Does dog domination theory work?
“The dog will only obey the alpha male, which means that the owner must dominate it. As soon as you loosen your grip, the dog will take your leadership away … ” Have you heard such allegations? They were born from the theory of dominance in the “dog – owner” relationship. But does it work?
What is the theory of dominance?
The theory of dominance (“Flock theory”) was born in the 20th century. One of its founders was David Mitch, a scientist and expert on wolf behavior. In the 70s, he examined the hierarchy in wolf packs and found that the leader of the pack was the most aggressive and strongest male, and the rest obeyed him. Mitch called such a male an alpha wolf.
That sounds believable. Many people just imagine the relationship between wolves. But then the fun began. The “flock theory” was criticized, and soon David Miche himself denied his own ideas.
The refutation of the theory of dominance
How was the “Pack theory” born? For a long time, Mich observed the relationship of wolves in a pack. But the scientist missed one important fact: the flock, which he watched, was kept in captivity.
Further observations showed that in a natural habitat, relations between wolves are built in completely different scenarios. The older wolves really dominate the younger ones, but these relationships are not built on fear, but on respect. Growing up, wolves leave the parental pack and form their own. They teach young animals survival, protect them from dangers, set their own rules – and the children obey their parents because they respect them and adopt their knowledge. Having matured and mastered the basics of life, younger wolves say goodbye to their parents and leave to create new schools. All this is similar to building relationships in the human family.
Recall the wolves that experts observed in captivity. There were no family ties between them. These were wolves, captured at different times, in different territories, they did not know anything about each other. All these animals were placed in an open-air cage, and their conditions were not much different from a concentration camp. It is logical that the wolves began to show aggression and fight for leadership, because they were not a family, but prisoners.
With the acquisition of new knowledge, Mitch abandoned the term “Alpha Wolf” and began to use the definitions of “she-wolf – mother” and “wolf – father.” So David Mitch dispelled his own theory.
Does domination theory work?
Theory of dominance and dogs
Even if we temporarily imagine that the Pack theory would work, we still would not have any reason to shift the mechanisms of building relationships in a pack of wolves to pets.
First of all, dogs are a domesticated species that is very different from wolves. So, genetically, dogs tend to trust people, but no wolves. Numerous studies have shown that dogs use the “tips” of a person to complete the task, while the wolves act separately and do not trust the person.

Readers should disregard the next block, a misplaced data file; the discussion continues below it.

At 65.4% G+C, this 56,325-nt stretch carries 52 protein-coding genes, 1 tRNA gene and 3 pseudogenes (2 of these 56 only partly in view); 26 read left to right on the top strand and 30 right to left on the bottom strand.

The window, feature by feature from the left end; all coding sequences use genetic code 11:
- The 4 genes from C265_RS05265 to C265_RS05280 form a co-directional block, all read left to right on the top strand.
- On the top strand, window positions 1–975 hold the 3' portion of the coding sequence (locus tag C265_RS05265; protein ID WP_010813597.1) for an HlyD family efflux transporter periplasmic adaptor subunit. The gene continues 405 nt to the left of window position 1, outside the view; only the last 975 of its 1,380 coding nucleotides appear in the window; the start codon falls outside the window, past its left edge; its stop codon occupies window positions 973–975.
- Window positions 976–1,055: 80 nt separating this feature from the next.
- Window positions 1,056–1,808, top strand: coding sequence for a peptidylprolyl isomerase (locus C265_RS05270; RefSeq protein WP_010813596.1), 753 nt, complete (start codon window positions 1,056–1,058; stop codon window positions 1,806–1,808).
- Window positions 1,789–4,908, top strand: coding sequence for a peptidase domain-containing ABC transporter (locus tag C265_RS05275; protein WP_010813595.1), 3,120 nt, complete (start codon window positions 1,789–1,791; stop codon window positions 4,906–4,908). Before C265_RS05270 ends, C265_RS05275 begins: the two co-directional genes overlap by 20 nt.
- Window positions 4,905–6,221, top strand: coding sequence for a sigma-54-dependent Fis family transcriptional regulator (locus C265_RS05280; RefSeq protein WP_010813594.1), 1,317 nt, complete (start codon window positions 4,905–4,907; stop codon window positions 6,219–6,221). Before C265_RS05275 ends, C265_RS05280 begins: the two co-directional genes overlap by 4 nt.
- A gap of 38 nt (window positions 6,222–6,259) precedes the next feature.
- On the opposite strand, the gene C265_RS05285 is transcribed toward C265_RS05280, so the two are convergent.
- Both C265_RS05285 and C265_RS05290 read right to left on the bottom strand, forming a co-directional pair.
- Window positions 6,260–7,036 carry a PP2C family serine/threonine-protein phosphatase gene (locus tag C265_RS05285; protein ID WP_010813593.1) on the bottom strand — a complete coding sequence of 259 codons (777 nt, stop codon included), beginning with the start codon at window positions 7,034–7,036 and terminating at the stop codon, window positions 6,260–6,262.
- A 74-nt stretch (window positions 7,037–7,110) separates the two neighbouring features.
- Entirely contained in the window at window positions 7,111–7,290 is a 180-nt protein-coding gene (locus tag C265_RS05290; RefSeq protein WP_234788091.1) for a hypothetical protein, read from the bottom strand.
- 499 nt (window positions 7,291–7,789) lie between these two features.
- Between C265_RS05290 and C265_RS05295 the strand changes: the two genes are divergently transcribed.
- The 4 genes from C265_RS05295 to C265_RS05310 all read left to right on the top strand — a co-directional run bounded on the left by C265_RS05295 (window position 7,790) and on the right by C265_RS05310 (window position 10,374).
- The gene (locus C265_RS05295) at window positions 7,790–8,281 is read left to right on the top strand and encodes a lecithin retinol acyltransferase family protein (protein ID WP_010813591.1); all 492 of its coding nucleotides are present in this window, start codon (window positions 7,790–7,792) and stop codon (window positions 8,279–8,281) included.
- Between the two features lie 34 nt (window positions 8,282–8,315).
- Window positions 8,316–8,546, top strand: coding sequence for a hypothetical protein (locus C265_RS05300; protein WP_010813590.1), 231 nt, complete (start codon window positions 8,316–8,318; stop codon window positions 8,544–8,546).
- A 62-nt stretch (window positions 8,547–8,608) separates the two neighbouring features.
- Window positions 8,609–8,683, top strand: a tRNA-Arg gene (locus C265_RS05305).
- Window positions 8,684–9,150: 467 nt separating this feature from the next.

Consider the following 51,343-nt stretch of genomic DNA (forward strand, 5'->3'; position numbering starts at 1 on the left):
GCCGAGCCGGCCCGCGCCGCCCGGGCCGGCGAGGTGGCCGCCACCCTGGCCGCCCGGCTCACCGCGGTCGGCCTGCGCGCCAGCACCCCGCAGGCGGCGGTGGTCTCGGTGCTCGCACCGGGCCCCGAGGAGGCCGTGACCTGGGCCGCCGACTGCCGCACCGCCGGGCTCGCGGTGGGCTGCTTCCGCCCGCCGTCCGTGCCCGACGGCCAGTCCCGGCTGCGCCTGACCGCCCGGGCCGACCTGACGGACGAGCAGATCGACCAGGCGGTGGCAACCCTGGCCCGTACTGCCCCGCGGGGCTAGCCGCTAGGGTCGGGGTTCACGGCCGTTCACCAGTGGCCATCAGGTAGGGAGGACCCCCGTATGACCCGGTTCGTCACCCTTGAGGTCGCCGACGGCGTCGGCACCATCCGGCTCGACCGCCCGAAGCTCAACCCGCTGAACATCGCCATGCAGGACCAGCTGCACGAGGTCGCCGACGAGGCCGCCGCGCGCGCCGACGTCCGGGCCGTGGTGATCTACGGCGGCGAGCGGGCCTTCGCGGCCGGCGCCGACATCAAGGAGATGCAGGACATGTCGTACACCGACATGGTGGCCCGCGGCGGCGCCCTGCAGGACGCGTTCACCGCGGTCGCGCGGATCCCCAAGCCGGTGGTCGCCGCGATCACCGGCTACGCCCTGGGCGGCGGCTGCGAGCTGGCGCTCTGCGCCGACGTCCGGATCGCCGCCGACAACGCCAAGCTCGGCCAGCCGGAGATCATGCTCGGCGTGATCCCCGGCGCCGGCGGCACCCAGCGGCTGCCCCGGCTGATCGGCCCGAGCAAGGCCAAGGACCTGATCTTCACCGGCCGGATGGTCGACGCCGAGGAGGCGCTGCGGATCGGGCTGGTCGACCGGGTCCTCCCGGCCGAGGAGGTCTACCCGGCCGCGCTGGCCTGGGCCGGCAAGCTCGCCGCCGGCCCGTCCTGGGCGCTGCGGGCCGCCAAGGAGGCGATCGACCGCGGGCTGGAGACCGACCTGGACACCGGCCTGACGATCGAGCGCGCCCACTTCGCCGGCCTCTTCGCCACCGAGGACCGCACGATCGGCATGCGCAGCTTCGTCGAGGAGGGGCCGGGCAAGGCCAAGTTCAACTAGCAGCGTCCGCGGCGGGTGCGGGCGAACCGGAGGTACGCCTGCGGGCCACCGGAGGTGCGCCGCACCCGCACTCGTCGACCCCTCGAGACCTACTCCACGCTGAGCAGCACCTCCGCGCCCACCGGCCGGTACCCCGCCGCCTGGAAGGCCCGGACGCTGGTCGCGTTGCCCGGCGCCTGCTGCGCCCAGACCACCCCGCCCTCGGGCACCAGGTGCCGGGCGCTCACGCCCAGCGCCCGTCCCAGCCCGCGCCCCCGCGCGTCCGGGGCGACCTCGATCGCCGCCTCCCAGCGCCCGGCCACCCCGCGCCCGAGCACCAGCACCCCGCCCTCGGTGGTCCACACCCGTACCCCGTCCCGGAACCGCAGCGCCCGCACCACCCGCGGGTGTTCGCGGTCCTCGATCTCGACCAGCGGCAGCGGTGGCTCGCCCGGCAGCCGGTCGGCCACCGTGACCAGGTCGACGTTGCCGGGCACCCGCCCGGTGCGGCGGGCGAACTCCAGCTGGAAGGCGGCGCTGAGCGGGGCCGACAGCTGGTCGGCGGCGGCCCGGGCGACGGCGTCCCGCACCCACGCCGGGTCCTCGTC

Scientists have observed the hierarchy in packs of stray dogs. It turned out that the leader of the pack is not the most aggressive, but the most experienced pet. Interestingly, in the same flock, leaders often change. Depending on the circumstances, this or that dog takes on the role of leader. It seems that the pack chooses the leader whose experience in a particular situation will lead to the best result for everyone.
But even if we did not know all this, a man still could not dominate the dog. Why? Because only representatives of the same species can dominate each other. The owner cannot dominate his dog because he belongs to a different species. But for some reason, even professionals forget about it and use the term incorrectly.
Of course, the status of a person should be higher than the status of a dog. But how to come to this?
How to build a relationship with a dog?
The failed theory of dominance gave rise to a huge number of educational methods based on the submission and use of brute force. “Do not let the dog go through the door in front of you,” “Do not let the dog eat before you ate yourself,” “Do not let the dog win something from you,” “If the dog does not obey, put it on the shoulder blades ( the so-called “alpha coup”) – all these are echoes of the theory of dominance. When building such a “relationship”, the owner must constantly control himself, be tough, not show affection for the dog, so as not to accidentally miss his “dominance”. And what a dog had!
But even when Mitch himself refuted his own theory and new results were obtained from studies of the behavior of wolves and dogs, the theory of domination was perverted and remained alive. Surprisingly, even now some dog handlers adhere to it unreasonably. Therefore, giving the dog for training or seeking help in education, you must first clarify what method the specialist works with.
Brute force in training a dog is bad form. Inflicting pain and intimidation on a pet has never led to good results.